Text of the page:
I was thrilled when local Oakland artist Sean Griffin reached out to me for help updating his website. Sean has been an independent artist for nearly 20 years. His work has been featured internationally and he's had the pleasure of working with a huge range of clients. From hip hop labels, apparel, logos, massive murals and live painting at festivals and events.
As an visual person he came with lots of ideas and opinions on the direction. This was both helpful and posed some challenges. As a visual person myself (obviously), I know what it's like to see something just a little bit off and it can be all you see. Sean's previous website as fixed width and everything was positioned meticulously on the page.
a Goal centered design approach
I like to tell my clients that a website is never really done, and that's a good thing! It helps us focus on the goal of the website instead of trying to do create a perfect finished design. To help keep us from getting mired in the details and know when the project was done, we collaborated on some goals:
- Responsive design - analytics showed that nearly half of his visitors were on mobile devices and his existing website was difficult to navigate on smaller screens
- Easy updates - he had a routine for updating content on his website that involved making thumbnails and often having to jump into the code.
- Instagram integration - as a visual artist, Instagram is Sean's primary social media outlet
- SEO friendly - Sean gets an impressive amount of international work thanks to meticulous tagging and longstanding online presence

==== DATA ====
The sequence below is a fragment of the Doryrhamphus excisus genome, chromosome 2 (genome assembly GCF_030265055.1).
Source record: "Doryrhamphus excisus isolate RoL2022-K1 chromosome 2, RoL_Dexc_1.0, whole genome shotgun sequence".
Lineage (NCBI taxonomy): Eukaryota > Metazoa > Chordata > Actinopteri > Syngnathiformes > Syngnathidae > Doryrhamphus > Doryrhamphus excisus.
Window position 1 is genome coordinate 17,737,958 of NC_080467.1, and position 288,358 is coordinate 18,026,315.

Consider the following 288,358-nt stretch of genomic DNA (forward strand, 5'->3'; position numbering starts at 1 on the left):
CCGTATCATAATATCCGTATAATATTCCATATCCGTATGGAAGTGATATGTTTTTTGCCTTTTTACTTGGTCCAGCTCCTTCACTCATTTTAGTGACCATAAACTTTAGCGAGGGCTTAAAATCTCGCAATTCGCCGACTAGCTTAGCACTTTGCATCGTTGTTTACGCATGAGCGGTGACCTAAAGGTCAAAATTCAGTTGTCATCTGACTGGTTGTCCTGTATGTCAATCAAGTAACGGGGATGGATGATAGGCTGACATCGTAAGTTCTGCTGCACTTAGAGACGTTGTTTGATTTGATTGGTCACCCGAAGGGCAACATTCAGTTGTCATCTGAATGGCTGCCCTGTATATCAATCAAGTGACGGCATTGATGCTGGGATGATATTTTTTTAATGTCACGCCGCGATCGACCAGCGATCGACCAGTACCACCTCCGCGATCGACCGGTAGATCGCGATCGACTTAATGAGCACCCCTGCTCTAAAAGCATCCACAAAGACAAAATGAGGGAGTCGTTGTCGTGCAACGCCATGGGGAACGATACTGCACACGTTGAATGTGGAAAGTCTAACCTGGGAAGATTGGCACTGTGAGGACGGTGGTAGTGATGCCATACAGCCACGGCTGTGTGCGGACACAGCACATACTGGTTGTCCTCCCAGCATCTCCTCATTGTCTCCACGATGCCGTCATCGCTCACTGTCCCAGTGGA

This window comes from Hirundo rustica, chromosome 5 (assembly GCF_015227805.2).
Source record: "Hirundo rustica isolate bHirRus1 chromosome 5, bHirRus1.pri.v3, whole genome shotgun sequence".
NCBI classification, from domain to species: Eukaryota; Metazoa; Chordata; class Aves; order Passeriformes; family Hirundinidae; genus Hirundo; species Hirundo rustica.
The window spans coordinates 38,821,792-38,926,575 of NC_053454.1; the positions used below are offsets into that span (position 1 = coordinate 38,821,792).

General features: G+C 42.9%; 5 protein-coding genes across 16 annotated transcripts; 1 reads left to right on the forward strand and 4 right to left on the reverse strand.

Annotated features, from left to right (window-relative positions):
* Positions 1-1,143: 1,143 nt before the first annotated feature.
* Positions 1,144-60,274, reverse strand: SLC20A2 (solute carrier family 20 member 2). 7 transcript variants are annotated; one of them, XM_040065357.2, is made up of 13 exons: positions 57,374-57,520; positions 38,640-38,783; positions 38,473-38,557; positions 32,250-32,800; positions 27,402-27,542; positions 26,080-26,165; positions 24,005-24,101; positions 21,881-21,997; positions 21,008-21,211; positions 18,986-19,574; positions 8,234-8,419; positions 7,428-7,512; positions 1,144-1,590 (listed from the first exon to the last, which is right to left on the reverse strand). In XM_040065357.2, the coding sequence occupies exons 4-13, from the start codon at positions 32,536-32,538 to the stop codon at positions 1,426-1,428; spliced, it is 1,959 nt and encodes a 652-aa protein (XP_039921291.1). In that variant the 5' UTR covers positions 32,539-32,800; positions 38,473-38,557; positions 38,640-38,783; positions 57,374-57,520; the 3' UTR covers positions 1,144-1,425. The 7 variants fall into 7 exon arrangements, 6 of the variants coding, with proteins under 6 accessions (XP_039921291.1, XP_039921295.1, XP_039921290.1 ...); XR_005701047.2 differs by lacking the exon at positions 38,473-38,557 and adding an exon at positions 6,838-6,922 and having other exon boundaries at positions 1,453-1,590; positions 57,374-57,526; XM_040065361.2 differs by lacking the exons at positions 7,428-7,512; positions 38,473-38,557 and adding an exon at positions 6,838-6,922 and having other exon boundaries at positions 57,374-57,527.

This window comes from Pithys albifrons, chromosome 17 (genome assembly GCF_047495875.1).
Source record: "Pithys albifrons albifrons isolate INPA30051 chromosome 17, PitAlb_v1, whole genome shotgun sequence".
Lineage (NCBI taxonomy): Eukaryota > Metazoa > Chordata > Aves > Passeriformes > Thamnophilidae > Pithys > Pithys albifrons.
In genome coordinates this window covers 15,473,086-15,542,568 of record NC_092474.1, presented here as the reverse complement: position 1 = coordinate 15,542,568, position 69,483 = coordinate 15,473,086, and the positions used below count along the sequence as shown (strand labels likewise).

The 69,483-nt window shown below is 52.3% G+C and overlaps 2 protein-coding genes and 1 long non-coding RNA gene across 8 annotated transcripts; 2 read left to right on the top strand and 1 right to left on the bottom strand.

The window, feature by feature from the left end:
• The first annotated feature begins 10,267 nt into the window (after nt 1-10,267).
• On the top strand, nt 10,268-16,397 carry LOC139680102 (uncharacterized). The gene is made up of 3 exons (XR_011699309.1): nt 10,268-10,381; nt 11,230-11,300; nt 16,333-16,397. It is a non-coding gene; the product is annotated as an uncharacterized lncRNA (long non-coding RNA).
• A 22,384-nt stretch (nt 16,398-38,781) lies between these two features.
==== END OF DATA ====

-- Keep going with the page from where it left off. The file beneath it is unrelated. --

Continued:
- Elevated brand - Sean has been in the game for a long time and was ready to shift focus from smaller mom and pop type projects to larger murals and canvas work for display in galleries.
- Content over design - responsive websites are all about the content so I had to get him comfortable with letting go of some of the pixel perfect placement he was use to with fixed websites.
DECIDING ON THE CONTENT MANAGEMENT SYSTEM (CMS)
The first decision we needed to make was what CMS to use. This was a huge departure for me from what I've done in the past. I have been a Wordpress user for nearly as long as I've had an online presence. We're talking 10+ years! But there is a new kid on the block: Squarespace, which is what we decided would be the best solution. (Stay tuned for comprehensive breakdown on how I've given up on Wordpress for Squarespace.)
The almighty gallery
As a visual artist, one of biggest priorities was to modernize the layout of his galleries and light box experience. Squarespace really excels at this. It let us quickly try out thumbnails at different ratios and sizes and different crops with its integrated photo editing tools.
A landing page by any other name
We wanted to better utilize the landing page of his website by featuring some of the categories for the type of work he wanted to do more of. His old homepage gave a little background on him and a glimpse at current projects. We added direct links to these categories with some compelling thumbnails of his work.
I talked Sean into moving the current work into a blog page and gave him some examples of different types of content he could share on there: works in progress, behind the scenes, awards and recognition he had received, ect. We kept the artist statement and added a photo of Sean to help give context to his work.
A website is never done
Next steps for this project will be to check in with Sean after a few months with the new design so we can revisit some of the design and navigation choices we made. We will compare the metrics of his previous site with the new website and also analyze the user behavior. Are we driving traffic where we want? Are users engaging with the galleries? Stay tuned to see the evolution!